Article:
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Wing Design - Level 3

WING BOUNDARY LAYER

The type of operation for which an airplane is intended has a very important bearing on the selection of the shape and design of the wing for that airplane. Boundary layer effects play a very important part in determining the drag for the aircraft.  Thus, the wing should be designed to minimize the drag. 

THE BOUNDARY LAYER

The boundary layer is a very thin layer of air lying over the surface of the wing (and, for that matter, all other surfaces of the airplane). Because air has viscosity, this layer of air tends to adhere to the wing. As the wing moves forward through the air, the boundary layer at first flows smoothly over the streamlined shape of the airfoil. Here the flow is called the laminar layer.

As the boundary layer approaches the center of the wing, it begins to lose speed due to skin friction and it becomes thicker and turbulent. Here it is called the turbulent layer. The point at which the boundary layer changes from laminar to turbulent is called the transition point (Fig. 3). Where the boundary layer becomes turbulent, drag due to skin friction is relatively high. As speed increases, the transition point tends to move forward. As the angle of attack increases, the transition point also tends to move forward.

Fig. 3

Various methods have been developed to control the boundary layer in order to reduce skin friction drag.

Suction Method. One method uses a series of thin slots in the wing running out from the wing root towards the tip. A vacuum sucks the air down through the slots, preventing the airflow from breaking away from the wing and forcing it to follow the curvature of the wing surface. The air, which is sucked in, siphons through the ducts inside the wing and is exhausted backwards to provide a little extra thrust. The laminar flow airfoil is itself a structural design intended to make possible better boundary layer control. The thickest part of a laminar flow wing occurs at 50% chord. The transition point at which the laminar flow of air breaks down into turbulence is at or near the thickest part. The transition point at which the laminar flow of air becomes turbulent on a laminar flow airfoil is rearward of that same point on a conventional designed airfoil.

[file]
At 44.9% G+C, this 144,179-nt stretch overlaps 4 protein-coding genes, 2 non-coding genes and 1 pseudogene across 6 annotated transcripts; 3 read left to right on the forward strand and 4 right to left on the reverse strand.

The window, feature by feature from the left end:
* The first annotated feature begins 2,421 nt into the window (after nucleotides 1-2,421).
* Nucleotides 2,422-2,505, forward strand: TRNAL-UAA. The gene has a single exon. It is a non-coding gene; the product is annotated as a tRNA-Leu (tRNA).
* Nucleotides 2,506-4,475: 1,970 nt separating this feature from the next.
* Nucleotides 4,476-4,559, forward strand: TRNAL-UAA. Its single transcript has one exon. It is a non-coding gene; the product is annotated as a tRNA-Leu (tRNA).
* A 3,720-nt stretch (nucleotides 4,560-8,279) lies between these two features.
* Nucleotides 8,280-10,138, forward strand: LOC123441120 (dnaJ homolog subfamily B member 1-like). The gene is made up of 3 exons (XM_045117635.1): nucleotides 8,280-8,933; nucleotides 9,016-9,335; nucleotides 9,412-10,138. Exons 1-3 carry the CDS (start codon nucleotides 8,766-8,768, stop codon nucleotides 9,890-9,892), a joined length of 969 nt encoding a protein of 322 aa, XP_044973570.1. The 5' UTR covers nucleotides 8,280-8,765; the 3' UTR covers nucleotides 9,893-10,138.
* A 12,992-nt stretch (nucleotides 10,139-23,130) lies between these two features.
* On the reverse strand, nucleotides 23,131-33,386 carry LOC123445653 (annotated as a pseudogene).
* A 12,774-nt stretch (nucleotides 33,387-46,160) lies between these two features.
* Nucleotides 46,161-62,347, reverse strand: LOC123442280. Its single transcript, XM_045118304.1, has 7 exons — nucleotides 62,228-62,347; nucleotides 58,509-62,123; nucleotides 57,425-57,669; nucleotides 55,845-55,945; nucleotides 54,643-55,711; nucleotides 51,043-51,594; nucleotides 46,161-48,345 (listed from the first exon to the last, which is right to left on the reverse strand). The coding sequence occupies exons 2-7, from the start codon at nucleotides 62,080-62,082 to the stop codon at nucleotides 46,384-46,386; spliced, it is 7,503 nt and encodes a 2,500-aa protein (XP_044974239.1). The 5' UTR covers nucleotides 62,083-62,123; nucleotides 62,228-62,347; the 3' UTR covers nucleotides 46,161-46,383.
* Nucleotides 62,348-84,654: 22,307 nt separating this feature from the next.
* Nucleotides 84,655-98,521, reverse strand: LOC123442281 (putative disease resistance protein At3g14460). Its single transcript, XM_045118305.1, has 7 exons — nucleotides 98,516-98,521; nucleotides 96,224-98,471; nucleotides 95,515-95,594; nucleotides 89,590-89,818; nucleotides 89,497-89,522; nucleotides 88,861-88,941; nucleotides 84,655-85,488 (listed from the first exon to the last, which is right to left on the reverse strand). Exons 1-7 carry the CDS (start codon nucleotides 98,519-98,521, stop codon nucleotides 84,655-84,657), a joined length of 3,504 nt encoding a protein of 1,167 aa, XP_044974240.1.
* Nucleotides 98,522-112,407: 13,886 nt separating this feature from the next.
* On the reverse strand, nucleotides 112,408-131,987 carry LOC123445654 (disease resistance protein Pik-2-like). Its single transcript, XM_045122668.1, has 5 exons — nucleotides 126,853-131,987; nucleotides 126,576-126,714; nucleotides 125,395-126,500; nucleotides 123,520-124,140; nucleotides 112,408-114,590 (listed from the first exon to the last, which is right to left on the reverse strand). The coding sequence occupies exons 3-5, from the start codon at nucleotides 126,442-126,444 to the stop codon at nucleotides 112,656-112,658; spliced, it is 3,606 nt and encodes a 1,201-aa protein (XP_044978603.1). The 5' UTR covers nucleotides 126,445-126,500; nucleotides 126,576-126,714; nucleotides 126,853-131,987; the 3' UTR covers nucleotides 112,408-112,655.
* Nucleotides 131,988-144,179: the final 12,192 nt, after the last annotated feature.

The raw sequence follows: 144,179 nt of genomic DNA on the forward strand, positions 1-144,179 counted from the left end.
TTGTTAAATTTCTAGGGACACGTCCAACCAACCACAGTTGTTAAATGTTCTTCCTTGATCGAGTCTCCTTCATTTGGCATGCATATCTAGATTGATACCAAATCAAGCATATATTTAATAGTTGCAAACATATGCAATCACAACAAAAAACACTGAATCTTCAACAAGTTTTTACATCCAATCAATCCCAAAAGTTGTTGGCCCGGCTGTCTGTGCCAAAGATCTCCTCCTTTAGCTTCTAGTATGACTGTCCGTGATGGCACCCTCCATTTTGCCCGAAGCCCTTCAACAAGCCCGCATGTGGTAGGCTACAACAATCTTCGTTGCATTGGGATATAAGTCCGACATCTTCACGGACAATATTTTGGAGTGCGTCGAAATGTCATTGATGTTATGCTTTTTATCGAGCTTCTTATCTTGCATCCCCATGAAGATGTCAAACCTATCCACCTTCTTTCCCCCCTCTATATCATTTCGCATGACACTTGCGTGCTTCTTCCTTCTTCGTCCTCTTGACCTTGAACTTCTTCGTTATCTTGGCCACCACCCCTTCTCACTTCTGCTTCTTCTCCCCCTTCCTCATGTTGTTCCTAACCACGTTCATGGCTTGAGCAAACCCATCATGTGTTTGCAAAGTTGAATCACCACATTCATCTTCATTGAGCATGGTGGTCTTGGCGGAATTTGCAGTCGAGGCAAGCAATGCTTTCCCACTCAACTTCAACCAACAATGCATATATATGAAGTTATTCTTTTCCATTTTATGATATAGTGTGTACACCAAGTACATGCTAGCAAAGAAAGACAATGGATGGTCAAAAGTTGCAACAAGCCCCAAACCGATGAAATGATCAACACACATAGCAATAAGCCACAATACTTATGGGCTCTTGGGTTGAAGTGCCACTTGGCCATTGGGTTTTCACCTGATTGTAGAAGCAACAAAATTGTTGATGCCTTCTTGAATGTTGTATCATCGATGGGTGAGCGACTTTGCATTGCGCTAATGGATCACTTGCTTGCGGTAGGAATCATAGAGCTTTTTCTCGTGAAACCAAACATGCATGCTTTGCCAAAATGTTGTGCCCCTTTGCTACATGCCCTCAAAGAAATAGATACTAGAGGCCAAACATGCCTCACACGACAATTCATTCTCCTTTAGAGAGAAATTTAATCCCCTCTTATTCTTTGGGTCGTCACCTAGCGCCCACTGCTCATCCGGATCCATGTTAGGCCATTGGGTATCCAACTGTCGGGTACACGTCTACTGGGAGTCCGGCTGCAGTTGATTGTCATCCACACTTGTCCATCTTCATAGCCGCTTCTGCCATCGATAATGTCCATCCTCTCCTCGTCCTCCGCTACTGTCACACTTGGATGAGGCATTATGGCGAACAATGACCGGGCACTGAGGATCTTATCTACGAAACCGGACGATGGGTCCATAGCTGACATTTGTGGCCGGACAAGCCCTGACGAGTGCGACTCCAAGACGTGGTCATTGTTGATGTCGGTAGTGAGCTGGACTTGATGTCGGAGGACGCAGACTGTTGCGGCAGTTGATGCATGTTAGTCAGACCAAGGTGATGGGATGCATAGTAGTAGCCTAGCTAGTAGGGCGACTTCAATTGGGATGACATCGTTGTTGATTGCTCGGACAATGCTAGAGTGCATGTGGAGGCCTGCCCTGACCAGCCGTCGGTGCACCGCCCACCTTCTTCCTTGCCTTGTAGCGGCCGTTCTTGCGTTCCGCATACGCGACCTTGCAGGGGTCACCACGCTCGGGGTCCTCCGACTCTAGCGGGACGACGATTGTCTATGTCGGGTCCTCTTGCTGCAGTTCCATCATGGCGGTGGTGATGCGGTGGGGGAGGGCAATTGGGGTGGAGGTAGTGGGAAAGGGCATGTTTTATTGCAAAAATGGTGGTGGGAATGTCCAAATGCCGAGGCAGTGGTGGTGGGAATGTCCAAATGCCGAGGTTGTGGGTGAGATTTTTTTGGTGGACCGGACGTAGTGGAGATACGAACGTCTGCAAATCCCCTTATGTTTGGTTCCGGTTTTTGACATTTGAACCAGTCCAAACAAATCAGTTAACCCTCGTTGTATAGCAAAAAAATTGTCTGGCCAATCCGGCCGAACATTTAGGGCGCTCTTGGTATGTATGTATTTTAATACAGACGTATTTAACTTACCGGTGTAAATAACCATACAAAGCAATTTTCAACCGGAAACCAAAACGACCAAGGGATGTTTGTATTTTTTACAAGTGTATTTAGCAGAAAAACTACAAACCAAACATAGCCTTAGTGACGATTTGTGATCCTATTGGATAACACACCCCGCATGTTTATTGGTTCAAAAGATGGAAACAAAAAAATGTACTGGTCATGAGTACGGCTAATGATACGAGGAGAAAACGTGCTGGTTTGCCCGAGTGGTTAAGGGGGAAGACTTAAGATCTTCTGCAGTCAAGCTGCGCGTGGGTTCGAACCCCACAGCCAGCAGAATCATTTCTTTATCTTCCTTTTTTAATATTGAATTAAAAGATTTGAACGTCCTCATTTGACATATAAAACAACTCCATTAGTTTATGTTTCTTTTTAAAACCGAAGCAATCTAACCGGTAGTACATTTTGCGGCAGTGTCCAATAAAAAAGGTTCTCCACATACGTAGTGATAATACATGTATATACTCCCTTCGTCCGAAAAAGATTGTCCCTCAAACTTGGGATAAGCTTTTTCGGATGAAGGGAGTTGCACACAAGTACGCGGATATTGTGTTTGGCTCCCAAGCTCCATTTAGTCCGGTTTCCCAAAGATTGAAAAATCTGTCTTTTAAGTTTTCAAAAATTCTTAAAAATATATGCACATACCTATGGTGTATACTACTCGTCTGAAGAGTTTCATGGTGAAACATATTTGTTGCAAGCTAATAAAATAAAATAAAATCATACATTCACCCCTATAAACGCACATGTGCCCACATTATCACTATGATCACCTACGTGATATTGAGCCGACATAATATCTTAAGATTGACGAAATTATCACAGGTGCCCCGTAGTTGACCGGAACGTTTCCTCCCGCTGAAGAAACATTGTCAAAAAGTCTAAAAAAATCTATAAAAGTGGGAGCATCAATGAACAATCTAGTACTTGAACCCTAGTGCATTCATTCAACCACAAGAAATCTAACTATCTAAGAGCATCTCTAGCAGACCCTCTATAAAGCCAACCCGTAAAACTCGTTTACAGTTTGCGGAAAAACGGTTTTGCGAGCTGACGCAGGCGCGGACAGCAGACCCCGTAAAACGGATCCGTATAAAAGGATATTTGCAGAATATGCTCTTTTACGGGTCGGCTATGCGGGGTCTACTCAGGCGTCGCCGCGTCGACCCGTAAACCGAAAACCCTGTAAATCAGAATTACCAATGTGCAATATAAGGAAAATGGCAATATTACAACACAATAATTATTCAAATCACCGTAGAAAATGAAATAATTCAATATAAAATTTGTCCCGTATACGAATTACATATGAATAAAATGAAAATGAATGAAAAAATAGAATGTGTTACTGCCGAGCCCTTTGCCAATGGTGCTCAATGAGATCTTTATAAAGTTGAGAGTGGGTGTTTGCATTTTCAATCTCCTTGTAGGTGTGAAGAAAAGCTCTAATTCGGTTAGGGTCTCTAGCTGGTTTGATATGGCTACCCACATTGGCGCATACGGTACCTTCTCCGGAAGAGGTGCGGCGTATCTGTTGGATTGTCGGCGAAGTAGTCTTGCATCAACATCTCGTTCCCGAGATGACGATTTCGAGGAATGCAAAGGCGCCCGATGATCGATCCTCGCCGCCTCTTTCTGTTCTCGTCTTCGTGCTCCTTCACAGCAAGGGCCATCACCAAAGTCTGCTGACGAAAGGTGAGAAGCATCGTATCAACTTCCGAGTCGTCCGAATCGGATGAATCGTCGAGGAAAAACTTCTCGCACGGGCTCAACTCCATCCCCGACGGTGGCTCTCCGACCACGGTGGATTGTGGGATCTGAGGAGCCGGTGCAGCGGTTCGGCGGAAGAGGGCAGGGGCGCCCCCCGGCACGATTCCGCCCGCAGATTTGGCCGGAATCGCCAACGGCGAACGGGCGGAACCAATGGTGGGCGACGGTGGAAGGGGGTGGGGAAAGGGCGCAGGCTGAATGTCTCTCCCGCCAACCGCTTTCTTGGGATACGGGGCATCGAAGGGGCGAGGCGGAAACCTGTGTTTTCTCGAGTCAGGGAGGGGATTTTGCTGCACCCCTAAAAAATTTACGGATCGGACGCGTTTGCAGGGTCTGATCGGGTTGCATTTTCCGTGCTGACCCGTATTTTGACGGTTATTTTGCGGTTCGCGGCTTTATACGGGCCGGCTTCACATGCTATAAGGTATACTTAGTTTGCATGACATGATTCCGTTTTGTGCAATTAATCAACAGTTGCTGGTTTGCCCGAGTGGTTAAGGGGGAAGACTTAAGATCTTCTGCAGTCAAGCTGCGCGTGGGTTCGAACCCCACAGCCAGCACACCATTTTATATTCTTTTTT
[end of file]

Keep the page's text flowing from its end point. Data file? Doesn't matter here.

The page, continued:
Vortex generators are small plates about an inch deep standing on edge in a row spanwise along the wing. They are placed at an angle of attack and (like a wing airfoil section) generate vortices. These tend to prevent or delay the breakaway of the boundary layer by re-energizing it. They are lighter and simpler than the suction boundary layer control system described above.

 


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Updated: May 02, 2008